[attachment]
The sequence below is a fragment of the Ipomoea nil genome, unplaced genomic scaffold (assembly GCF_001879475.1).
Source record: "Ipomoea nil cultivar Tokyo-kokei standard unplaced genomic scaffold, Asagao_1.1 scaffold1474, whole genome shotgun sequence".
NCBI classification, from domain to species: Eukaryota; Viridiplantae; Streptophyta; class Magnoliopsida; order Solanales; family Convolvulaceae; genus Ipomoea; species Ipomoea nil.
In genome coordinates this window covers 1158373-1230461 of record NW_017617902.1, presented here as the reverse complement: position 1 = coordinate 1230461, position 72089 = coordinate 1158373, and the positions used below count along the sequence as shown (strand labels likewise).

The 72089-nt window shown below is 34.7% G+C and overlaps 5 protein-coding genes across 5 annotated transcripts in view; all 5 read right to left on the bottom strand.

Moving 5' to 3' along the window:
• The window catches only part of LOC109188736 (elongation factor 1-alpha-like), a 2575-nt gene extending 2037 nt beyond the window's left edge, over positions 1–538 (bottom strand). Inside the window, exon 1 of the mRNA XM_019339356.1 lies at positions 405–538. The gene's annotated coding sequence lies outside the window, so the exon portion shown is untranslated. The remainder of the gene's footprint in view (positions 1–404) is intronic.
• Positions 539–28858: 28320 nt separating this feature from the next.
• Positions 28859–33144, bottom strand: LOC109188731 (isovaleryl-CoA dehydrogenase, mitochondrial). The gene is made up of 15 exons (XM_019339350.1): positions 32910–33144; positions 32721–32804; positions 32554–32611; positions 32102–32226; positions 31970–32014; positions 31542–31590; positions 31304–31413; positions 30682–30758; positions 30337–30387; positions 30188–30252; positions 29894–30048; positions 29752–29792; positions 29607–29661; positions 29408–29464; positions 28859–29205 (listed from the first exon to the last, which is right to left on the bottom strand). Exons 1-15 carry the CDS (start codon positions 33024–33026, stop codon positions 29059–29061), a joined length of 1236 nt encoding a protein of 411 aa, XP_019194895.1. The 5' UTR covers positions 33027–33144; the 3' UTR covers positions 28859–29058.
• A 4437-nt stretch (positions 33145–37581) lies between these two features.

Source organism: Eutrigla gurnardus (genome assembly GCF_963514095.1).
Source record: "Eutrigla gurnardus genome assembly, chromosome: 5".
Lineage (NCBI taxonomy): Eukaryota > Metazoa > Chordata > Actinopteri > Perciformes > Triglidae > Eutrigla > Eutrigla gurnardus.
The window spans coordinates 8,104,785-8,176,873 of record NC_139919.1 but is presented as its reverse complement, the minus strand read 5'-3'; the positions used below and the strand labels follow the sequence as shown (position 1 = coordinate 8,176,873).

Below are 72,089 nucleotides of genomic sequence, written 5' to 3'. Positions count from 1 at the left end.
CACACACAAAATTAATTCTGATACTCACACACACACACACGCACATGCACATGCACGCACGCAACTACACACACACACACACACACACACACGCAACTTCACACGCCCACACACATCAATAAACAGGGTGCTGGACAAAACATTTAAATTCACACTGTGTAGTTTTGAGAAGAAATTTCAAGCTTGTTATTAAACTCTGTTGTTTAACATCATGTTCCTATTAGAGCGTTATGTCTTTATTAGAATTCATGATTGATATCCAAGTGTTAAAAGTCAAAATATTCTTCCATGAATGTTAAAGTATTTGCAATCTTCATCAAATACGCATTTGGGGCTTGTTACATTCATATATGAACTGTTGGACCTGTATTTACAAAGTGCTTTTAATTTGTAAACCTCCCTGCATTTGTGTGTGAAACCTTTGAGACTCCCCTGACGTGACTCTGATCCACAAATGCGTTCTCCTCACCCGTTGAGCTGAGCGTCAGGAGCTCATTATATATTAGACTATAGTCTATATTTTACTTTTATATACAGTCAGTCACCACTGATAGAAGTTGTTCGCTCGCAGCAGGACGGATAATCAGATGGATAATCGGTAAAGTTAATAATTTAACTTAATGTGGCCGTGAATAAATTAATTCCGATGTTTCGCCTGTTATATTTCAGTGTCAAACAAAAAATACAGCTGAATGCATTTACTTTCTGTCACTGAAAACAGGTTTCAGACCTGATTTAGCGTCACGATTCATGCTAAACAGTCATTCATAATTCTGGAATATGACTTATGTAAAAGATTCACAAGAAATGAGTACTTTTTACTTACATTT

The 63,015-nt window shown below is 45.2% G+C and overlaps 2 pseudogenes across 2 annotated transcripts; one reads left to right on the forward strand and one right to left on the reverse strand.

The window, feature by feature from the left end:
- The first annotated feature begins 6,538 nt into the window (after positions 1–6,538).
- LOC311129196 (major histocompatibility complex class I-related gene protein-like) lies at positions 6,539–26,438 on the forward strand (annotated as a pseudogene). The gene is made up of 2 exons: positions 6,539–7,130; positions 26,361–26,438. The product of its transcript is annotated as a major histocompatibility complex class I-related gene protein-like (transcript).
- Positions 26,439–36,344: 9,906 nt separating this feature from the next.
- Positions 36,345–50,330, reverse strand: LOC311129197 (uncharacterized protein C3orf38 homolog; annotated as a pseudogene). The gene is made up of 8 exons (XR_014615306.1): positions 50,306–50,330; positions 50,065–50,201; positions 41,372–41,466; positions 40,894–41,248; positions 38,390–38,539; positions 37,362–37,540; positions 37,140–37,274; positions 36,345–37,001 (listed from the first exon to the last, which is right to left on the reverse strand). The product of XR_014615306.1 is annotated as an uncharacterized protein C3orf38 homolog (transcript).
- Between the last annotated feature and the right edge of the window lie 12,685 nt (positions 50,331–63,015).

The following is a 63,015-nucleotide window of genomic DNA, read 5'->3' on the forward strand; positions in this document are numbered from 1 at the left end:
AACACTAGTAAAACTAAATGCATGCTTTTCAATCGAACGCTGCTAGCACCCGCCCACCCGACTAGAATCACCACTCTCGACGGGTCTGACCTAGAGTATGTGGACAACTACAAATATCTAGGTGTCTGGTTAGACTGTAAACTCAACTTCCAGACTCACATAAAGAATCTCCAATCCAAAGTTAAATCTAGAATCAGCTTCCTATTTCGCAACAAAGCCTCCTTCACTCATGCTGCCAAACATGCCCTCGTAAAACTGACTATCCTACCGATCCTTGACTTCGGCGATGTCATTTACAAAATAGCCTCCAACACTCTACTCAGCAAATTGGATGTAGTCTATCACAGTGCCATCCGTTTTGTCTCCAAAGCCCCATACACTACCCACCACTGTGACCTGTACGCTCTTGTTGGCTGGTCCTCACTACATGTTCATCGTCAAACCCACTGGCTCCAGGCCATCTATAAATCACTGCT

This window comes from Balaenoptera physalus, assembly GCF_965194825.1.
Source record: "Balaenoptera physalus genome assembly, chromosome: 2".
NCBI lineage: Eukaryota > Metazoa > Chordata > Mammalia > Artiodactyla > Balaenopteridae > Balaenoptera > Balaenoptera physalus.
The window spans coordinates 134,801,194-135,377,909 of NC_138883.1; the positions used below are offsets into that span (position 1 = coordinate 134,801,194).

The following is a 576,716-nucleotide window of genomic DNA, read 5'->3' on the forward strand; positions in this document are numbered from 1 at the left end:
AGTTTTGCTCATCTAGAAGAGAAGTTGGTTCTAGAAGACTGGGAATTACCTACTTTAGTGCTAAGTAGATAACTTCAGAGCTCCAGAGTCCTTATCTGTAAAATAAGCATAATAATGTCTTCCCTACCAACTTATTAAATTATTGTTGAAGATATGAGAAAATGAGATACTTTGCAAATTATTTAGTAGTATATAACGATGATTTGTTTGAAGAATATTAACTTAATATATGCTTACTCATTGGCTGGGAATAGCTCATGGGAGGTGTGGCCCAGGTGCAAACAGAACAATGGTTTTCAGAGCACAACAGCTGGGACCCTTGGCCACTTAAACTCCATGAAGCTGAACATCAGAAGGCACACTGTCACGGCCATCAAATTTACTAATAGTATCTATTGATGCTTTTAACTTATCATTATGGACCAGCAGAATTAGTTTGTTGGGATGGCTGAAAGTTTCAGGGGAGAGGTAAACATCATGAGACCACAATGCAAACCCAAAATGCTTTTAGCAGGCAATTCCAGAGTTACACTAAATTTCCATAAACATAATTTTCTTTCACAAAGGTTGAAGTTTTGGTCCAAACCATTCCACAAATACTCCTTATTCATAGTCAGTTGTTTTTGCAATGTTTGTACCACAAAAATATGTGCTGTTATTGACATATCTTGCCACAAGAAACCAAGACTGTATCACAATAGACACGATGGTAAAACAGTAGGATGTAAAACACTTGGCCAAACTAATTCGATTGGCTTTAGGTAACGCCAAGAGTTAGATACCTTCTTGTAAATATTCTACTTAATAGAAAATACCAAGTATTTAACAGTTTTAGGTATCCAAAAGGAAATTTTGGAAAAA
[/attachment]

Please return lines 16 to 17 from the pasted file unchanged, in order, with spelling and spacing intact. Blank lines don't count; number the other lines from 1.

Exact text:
CACACACAAAATTAATTCTGATACTCACACACACACACACGCACATGCACATGCACGCACGCAACTACACACACACACACACACACACACACGCAACTTCACACGCCCACACACATCAATAAACAGGGTGCTGGACAAAACATTTAAATTCACACTGTGTAGTTTTGAGAAGAAATTTCAAGCTTGTTATTAAACTCTGTTGTTTAACATCATGTTCCTATTAGAGCGTTATGTCTTTATTAGAATTCATGATTGATATCCAAGTGTTAAAAGTCAAAATATTCTTCCATGAATGTTAAAGTATTTGCAATCTTCATCAAATACGCATTTGGGGCTTGTTACATTCATATATGAACTGTTGGACCTGTATTTACAAAGTGCTTTTAATTTGTAAACCTCCCTGCATTTGTGTGTGAAACCTTTGAGACTCCCCTGACGTGACTCTGATCCACAAATGCGTTCTCCTCACCCGTTGAGCTGAGCGTCAGGAGCTCATTATATATTAGACTATAGTCTATATTTTACTTTTATATACAGTCAGTCACCACTGATAGAAGTTGTTCGCTCGCAGCAGGACGGATAATCAGATGGATAATCGGTAAAGTTAATAATTTAACTTAATGTGGCCGTGAATAAATTAATTCCGATGTTTCGCCTGTTATATTTCAGTGTCAAACAAAAAATACAGCTGAATGCATTTACTTTCTGTCACTGAAAACAGGTTTCAGACCTGATTTAGCGTCACGATTCATGCTAAACAGTCATTCATAATTCTGGAATATGACTTATGTAAAAGATTCACAAGAAATGAGTACTTTTTACTTACATTT

The 63,015-nt window shown below is 45.2% G+C and overlaps 2 pseudogenes across 2 annotated transcripts; one reads left to right on the forward strand and one right to left on the reverse strand.